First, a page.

Progressive, responsible environmental leadership is paramount to the business of providing water. San Jose Water Company’s (SJWC) long-standing commitment to the environment began in 1866 when it helped reduce the occurrence of waterborne diseases by delivering high-quality water from artesian wells. Today, SJWC is a leading utility in water treatment and water quality protection, building North America’s first full-scale microfiltration plant and developing other improvements to water supply, water quality and delivery.
SJWC employs state-of-the-art technologies, including industrial control systems to monitor and efficiently utilize energy and water resources. On March 14, 2013, SJWC witnessed the factory acceptance test of its newest pressure-reduction turbine-generators conducted at California State University, Fresno’s (CSUF) state-of-the-art hydraulics laboratory. Zeropex, the manufacturer of this new positive-displacement turbine-generator equipment, was responsible for conducting the factory acceptance test for the new energy recovery technology.
Pressure-reduction turbine-generators replace (or bypass) pressure regulating valves. Water passing through the turbine spins the generator to produce electricity and reduces the pressure of the source water to match the operating pressure of the utility’s distribution system. Each turbine-generator is about the size of an automobile.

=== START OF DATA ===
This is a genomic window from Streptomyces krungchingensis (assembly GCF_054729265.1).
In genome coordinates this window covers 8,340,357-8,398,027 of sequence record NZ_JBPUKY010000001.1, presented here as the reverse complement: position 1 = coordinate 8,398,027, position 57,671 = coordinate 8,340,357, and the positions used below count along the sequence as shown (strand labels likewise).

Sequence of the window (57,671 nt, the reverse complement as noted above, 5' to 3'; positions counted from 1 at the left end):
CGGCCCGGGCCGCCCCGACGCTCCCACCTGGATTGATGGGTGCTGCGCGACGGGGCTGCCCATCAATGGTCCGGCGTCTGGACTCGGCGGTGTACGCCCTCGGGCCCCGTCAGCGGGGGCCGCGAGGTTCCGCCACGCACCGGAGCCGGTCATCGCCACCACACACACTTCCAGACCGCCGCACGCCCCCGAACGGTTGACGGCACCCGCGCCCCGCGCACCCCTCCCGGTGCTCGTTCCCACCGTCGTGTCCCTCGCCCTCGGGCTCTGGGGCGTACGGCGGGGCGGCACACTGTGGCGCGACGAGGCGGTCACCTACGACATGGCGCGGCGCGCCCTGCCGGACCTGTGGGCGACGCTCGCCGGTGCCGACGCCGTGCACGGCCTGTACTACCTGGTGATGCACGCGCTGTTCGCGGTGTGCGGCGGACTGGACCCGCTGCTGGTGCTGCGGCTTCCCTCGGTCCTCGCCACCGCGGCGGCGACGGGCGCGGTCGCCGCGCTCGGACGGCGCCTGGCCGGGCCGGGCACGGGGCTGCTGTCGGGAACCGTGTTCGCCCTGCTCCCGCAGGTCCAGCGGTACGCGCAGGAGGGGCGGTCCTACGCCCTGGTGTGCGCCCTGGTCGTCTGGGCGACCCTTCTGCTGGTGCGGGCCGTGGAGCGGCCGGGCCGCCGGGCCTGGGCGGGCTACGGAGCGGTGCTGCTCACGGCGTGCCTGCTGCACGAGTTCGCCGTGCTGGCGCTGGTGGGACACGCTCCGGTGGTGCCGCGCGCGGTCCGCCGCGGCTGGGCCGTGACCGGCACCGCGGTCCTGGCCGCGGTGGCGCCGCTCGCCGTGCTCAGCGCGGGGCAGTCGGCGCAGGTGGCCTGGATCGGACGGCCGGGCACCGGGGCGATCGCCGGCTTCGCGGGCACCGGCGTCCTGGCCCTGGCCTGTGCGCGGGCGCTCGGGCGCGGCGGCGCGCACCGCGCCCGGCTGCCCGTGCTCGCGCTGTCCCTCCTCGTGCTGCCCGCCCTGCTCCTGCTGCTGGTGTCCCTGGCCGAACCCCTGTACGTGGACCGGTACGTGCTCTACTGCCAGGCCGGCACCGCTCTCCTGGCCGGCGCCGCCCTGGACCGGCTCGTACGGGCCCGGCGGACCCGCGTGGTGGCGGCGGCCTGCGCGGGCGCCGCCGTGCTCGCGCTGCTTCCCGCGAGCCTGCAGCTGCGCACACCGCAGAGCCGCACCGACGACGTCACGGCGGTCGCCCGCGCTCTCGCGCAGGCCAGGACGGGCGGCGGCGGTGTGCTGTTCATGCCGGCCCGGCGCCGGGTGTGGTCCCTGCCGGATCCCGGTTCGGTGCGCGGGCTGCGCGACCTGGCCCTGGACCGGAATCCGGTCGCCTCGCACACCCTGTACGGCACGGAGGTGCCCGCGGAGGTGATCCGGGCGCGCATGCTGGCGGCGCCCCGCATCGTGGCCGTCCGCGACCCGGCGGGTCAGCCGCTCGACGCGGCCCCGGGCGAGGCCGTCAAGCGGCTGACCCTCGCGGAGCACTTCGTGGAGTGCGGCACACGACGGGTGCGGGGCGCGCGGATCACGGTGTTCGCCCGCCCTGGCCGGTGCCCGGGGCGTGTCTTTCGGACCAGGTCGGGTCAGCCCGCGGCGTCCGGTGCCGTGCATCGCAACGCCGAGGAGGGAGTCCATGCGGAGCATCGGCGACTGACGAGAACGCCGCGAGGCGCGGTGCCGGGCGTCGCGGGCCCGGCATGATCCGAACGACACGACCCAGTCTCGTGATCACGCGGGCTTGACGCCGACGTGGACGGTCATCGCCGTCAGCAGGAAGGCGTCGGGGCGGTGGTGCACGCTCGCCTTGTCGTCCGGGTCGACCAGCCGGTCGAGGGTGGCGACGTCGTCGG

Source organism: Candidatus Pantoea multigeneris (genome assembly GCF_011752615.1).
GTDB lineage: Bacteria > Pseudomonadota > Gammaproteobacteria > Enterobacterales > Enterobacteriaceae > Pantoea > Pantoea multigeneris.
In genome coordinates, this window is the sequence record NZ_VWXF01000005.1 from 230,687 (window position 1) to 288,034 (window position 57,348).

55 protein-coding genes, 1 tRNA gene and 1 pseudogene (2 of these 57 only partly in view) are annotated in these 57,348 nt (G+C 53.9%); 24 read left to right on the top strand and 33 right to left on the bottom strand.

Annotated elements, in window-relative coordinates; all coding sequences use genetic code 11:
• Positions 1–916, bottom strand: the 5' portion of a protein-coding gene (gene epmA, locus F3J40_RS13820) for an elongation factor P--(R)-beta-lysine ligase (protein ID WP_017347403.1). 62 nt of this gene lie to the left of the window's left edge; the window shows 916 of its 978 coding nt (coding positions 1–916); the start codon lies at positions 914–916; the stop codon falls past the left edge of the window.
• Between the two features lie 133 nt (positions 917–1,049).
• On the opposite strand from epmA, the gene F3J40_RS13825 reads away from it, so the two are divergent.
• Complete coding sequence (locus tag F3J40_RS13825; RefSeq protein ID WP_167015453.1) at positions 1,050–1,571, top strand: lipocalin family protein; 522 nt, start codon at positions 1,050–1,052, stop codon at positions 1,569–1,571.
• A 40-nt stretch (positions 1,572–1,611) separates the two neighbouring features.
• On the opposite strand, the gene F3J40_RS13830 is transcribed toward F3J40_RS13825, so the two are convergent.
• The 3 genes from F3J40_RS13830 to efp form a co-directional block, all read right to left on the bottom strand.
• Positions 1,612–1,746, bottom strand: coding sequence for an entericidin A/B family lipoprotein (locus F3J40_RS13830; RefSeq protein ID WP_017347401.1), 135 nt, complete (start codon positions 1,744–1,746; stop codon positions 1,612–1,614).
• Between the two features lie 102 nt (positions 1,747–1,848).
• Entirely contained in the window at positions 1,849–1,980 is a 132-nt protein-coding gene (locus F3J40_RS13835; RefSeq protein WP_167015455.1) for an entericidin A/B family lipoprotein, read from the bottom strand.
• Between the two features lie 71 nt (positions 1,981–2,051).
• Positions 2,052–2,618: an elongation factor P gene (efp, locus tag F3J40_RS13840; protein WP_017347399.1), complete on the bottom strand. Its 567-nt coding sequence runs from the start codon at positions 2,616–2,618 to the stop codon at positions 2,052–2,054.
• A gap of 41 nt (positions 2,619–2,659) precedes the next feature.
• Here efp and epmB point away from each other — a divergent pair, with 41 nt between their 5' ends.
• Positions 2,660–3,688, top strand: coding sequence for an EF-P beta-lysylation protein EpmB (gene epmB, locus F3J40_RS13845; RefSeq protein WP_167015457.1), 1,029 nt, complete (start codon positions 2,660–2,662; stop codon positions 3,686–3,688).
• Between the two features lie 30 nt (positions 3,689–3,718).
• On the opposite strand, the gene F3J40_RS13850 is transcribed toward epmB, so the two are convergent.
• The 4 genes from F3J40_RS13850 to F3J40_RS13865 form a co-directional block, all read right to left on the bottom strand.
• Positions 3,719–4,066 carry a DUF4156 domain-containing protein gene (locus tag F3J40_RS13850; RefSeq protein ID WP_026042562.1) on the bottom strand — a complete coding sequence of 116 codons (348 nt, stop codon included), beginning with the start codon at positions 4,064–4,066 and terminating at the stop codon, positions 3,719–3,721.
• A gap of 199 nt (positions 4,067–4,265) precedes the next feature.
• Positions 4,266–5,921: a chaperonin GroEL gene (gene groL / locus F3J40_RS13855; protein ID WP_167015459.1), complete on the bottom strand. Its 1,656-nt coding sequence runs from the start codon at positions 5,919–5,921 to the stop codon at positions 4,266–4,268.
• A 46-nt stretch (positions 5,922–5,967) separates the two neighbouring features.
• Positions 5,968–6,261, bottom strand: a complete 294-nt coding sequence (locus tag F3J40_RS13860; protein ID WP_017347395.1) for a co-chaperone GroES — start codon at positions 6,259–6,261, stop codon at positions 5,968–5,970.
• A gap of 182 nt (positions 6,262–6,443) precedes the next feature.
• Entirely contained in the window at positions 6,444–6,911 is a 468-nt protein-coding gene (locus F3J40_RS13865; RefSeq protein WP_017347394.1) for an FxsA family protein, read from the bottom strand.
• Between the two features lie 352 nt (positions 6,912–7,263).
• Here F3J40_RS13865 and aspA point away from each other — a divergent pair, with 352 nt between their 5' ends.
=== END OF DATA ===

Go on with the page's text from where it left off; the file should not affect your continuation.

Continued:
Upon installation, this new 150-kW facility could generate as much as 950,000 kilowatt-hours (kWh) of electricity annually for the next 40 years, which is equivalent to the annual energy usage of 110 residences. The local electric utility, Pacific Gas and Electric Co. (PG&E), will purchase all of the electricity.
This is SJWC’s third venture into energy recovery and generation. The first endeavor consisted of a 76-kW solar project commissioned in 2007 producing 110,000-kWh/year. The second endeavor was a 112-kW pressure-reduction turbine-generator commissioned in 2011. In 2012, this pair of 56-kW centrifugal turbine-generators recovered 650,000-kWh of electricity. SJWC presented its energy recovery projects at the America Water Works Association’s ACE12 conference.
For both of SJWC’s turbine-generator sites, the Federal Energy Regulatory Commission issued a hydropower license, and the California Energy Commission certified the projects as qualified renewable energy technologies. SJWC secured generous grants and incentives from the federal government, as well as PG&E, which allowed for the cost-effective deployment of these green projects. The California Public Utilities Commission has authorized all three energy recovery pilot projects.
The CSUF operates a modern 8,200-square-foot hydraulics laboratory. This facility is available to any organization in the water supply and irrigation industries. Additional information can be found at www.icwt.net.